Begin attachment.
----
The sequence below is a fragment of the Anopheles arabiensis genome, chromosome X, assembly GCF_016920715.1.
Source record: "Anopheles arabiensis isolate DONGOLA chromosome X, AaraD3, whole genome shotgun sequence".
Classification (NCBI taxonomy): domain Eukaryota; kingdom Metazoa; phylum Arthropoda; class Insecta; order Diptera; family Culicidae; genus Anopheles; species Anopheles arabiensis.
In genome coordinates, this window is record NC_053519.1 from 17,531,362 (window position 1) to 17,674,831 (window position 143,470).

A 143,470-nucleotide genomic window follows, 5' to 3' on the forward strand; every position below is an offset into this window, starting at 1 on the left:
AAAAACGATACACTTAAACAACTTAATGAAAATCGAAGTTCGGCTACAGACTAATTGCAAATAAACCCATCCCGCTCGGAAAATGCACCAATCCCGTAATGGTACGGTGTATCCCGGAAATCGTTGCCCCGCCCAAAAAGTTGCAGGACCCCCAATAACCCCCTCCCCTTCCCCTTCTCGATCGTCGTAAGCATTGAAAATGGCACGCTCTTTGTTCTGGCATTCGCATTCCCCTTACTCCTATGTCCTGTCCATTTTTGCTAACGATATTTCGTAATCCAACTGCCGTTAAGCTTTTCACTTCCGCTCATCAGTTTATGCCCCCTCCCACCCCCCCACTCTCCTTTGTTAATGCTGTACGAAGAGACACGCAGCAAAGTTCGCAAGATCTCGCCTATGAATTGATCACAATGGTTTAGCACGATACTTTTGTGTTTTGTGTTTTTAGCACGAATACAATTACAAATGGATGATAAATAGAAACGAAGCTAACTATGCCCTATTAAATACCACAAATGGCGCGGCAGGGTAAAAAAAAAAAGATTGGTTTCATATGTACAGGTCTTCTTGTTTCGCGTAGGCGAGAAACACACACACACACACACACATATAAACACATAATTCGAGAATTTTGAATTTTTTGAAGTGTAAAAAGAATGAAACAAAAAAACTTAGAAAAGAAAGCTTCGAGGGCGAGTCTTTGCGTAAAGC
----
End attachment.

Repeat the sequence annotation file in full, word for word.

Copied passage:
The sequence below is a fragment of the Anopheles arabiensis genome, chromosome X, assembly GCF_016920715.1.
Source record: "Anopheles arabiensis isolate DONGOLA chromosome X, AaraD3, whole genome shotgun sequence".
Classification (NCBI taxonomy): domain Eukaryota; kingdom Metazoa; phylum Arthropoda; class Insecta; order Diptera; family Culicidae; genus Anopheles; species Anopheles arabiensis.
In genome coordinates, this window is record NC_053519.1 from 17,531,362 (window position 1) to 17,674,831 (window position 143,470).

A 143,470-nucleotide genomic window follows, 5' to 3' on the forward strand; every position below is an offset into this window, starting at 1 on the left:
AAAAACGATACACTTAAACAACTTAATGAAAATCGAAGTTCGGCTACAGACTAATTGCAAATAAACCCATCCCGCTCGGAAAATGCACCAATCCCGTAATGGTACGGTGTATCCCGGAAATCGTTGCCCCGCCCAAAAAGTTGCAGGACCCCCAATAACCCCCTCCCCTTCCCCTTCTCGATCGTCGTAAGCATTGAAAATGGCACGCTCTTTGTTCTGGCATTCGCATTCCCCTTACTCCTATGTCCTGTCCATTTTTGCTAACGATATTTCGTAATCCAACTGCCGTTAAGCTTTTCACTTCCGCTCATCAGTTTATGCCCCCTCCCACCCCCCCACTCTCCTTTGTTAATGCTGTACGAAGAGACACGCAGCAAAGTTCGCAAGATCTCGCCTATGAATTGATCACAATGGTTTAGCACGATACTTTTGTGTTTTGTGTTTTTAGCACGAATACAATTACAAATGGATGATAAATAGAAACGAAGCTAACTATGCCCTATTAAATACCACAAATGGCGCGGCAGGGTAAAAAAAAAAAGATTGGTTTCATATGTACAGGTCTTCTTGTTTCGCGTAGGCGAGAAACACACACACACACACACACATATAAACACATAATTCGAGAATTTTGAATTTTTTGAAGTGTAAAAAGAATGAAACAAAAAAACTTAGAAAAGAAAGCTTCGAGGGCGAGTCTTTGCGTAAAGC